The Santonian-Campanian interval is of particular interest as it encompasses a cooling trend after the Late Cretaceous greenhouse maximum warmth of the Turonian as well as a possibly related major faunal turnover among planktonic foraminifera. The recovery of pristinely preserved planktonic foraminifera from Santonian-Campanian sequences in southeastern Tanzania allows examination of faunal changes and documentation of species-specific stable isotope (δ13C and δ18O) signatures. These isotopic data are ideal for inferring species paleoecological preferences and for tracing major paleoceanographic changes. This study reports the first δ18O and δ13C data generated on "glassy" specimens of Marginotruncana coronata, M. undulata, M. marginata, and M. pseudolinneiana and Sigalia carpatica. Additional results from Shatsky Rise (Ocean Drilling Program Leg 198, Hole 1210B) and Exmouth Plateau (ODP Leg 122, Hole 762C) provide geographic control on species habitat preferences and paleoceanographic context. Isotopic analyses suggest that double-keeled species, including Globotruncana bulloides, Contusotruncana fornicata, C. plummerae and probably marginotruncanids, inhabited the surface mixed layer, whereas the biserial Gublerina rajagopalani was a permanent thermocline dweller. Thus, our study confirms recent suggestions that the depth-distribution models based on shell morphology and analogies with modern taxa are not applicable. At all the examined localities, changes in planktonic foraminiferal assemblages are used to define several ecological intervals, each one characterized by a distinctive taxonomic composition and/or increasing/decreasing species diversity. Combined geochemical and paleontological observations suggest that, by the middle-late Campanian, a stratified upper water column developed in Tanzania while less stratified and/or mesotrophic conditions prevailed at Shatsky Rise and Exmouth Plateau.

Santonian-Campanian planktonic foraminifera from Tanzania, Shatsky Rise and Exmouth Plateau : species depth ecology and paleoceanographic inferences / F. Falzoni, M.R. Petrizzo, K.G. Macleod, B.T. Huber. - In: MARINE MICROPALEONTOLOGY. - ISSN 0377-8398. - 103(2013 Sep), pp. 15-29. [10.1016/j.marmicro.2013.07.003]

Santonian-Campanian planktonic foraminifera from Tanzania, Shatsky Rise and Exmouth Plateau : species depth ecology and paleoceanographic inferences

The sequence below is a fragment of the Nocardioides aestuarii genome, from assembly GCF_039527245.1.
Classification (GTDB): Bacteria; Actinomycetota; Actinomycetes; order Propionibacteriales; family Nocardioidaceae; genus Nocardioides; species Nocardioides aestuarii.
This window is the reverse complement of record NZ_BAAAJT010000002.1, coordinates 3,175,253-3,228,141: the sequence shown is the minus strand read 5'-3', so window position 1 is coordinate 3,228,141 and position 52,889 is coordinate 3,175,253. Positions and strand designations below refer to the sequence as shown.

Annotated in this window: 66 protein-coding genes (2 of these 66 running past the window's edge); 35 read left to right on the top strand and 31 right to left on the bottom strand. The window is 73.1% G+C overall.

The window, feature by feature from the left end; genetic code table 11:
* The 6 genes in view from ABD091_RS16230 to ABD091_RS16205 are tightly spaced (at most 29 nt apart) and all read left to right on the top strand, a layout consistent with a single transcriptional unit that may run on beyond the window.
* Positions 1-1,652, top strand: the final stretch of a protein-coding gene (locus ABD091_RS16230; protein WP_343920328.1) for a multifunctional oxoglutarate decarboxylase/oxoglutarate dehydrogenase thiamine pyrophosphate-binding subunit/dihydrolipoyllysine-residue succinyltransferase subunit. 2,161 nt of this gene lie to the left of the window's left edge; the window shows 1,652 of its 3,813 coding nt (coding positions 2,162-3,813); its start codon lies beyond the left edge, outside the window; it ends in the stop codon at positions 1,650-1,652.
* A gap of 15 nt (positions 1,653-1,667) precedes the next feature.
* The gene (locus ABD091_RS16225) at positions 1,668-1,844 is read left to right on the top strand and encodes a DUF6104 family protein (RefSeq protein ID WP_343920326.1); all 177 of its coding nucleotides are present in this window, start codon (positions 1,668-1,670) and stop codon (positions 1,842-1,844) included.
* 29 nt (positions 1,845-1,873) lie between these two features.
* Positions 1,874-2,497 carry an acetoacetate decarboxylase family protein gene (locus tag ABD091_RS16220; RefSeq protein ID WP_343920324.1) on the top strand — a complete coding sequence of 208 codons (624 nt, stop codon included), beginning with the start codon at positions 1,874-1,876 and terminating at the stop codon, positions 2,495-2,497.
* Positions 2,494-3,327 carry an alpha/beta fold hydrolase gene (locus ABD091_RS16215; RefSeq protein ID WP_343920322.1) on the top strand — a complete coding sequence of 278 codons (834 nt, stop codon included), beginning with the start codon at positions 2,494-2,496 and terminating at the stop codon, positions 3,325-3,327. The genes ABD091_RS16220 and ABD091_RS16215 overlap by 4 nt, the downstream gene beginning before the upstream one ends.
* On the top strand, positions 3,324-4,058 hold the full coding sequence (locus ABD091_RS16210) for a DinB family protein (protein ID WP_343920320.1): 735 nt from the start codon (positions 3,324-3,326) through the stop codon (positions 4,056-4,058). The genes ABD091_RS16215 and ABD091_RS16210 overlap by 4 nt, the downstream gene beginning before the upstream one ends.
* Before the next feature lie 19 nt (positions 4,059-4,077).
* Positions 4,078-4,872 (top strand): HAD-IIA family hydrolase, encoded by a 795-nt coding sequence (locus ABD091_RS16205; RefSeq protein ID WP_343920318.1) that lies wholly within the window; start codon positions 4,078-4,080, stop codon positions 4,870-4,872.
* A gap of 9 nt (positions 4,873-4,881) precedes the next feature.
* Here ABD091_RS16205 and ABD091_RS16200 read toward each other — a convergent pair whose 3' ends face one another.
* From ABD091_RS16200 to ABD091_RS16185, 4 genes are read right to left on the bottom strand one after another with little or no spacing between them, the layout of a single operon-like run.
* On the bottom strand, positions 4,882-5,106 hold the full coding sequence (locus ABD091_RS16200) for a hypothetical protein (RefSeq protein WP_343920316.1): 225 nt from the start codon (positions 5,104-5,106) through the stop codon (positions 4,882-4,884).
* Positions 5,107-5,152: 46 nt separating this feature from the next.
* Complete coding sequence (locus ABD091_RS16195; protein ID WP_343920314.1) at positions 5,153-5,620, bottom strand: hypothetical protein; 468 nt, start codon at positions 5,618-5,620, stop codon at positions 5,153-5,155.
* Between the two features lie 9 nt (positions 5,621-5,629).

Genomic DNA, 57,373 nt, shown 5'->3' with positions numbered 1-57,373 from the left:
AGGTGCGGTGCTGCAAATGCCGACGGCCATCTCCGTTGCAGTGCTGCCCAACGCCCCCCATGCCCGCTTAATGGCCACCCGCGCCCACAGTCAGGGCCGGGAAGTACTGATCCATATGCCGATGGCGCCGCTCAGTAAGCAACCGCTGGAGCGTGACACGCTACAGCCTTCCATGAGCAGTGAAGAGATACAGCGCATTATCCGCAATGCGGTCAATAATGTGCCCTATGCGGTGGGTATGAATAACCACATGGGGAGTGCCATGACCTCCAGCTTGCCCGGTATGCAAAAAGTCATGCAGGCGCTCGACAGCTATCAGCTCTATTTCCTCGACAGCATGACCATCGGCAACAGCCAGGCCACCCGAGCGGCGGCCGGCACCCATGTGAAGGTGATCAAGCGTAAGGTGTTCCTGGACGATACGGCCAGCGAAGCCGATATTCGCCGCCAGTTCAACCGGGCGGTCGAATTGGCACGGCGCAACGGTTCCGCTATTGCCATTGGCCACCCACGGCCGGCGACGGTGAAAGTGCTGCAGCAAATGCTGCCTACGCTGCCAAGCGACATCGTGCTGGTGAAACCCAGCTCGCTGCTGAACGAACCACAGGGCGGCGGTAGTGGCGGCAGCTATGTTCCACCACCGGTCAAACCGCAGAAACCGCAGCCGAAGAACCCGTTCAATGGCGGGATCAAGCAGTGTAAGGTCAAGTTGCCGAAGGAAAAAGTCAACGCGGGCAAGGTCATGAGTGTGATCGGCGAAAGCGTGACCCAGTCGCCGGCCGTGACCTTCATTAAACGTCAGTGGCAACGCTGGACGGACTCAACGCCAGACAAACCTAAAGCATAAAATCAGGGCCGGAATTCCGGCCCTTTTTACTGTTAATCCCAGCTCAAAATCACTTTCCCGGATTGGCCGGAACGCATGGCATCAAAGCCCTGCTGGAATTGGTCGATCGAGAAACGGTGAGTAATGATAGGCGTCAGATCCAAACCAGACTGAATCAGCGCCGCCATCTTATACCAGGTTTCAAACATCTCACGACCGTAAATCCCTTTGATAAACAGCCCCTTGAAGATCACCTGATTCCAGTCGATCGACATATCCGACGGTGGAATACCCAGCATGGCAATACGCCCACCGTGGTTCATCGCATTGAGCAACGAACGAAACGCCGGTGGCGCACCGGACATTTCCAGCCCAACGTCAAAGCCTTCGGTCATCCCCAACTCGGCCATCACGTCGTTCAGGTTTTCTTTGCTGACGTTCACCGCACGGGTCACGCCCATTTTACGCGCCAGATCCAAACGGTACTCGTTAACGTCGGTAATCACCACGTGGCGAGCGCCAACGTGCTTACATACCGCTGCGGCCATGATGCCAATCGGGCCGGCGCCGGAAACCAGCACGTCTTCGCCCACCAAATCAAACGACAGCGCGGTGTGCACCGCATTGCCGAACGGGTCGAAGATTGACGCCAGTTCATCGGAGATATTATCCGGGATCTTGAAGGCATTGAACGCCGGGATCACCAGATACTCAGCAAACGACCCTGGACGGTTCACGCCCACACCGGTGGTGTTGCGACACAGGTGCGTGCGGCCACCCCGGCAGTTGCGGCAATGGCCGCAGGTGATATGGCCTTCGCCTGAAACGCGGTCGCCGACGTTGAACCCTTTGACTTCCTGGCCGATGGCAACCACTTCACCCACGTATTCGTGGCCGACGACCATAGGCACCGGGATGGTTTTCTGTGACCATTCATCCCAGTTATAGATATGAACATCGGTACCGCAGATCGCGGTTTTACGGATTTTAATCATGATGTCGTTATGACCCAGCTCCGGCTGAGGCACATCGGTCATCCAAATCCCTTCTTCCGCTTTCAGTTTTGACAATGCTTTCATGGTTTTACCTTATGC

F. Falzoni
;
M.R. Petrizzo
Secondo
;
2013

Abstract

The Santonian-Campanian interval is of particular interest as it encompasses a cooling trend after the Late Cretaceous greenhouse maximum warmth of the Turonian as well as a possibly related major faunal turnover among planktonic foraminifera. The recovery of pristinely preserved planktonic foraminifera from Santonian-Campanian sequences in southeastern Tanzania allows examination of faunal changes and documentation of species-specific stable isotope (δ13C and δ18O) signatures. These isotopic data are ideal for inferring species paleoecological preferences and for tracing major paleoceanographic changes. This study reports the first δ18O and δ13C data generated on "glassy" specimens of Marginotruncana coronata, M. undulata, M. marginata, and M. pseudolinneiana and Sigalia carpatica. Additional results from Shatsky Rise (Ocean Drilling Program Leg 198, Hole 1210B) and Exmouth Plateau (ODP Leg 122, Hole 762C) provide geographic control on species habitat preferences and paleoceanographic context. Isotopic analyses suggest that double-keeled species, including Globotruncana bulloides, Contusotruncana fornicata, C. plummerae and probably marginotruncanids, inhabited the surface mixed layer, whereas the biserial Gublerina rajagopalani was a permanent thermocline dweller. Thus, our study confirms recent suggestions that the depth-distribution models based on shell morphology and analogies with modern taxa are not applicable. At all the examined localities, changes in planktonic foraminiferal assemblages are used to define several ecological intervals, each one characterized by a distinctive taxonomic composition and/or increasing/decreasing species diversity. Combined geochemical and paleontological observations suggest that, by the middle-late Campanian, a stratified upper water column developed in Tanzania while less stratified and/or mesotrophic conditions prevailed at Shatsky Rise and Exmouth Plateau.
Ecological intervals; Late cretaceous; Paleo-habitats; Paleoceanography; Planktonic foraminifera; Stable isotopes; Oceanography; Paleontology
Settore GEO/01 - Paleontologia e Paleoecologia
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Utilizza questo identificativo per citare o creare un link a questo documento: https://hdl.handle.net/2434/250932
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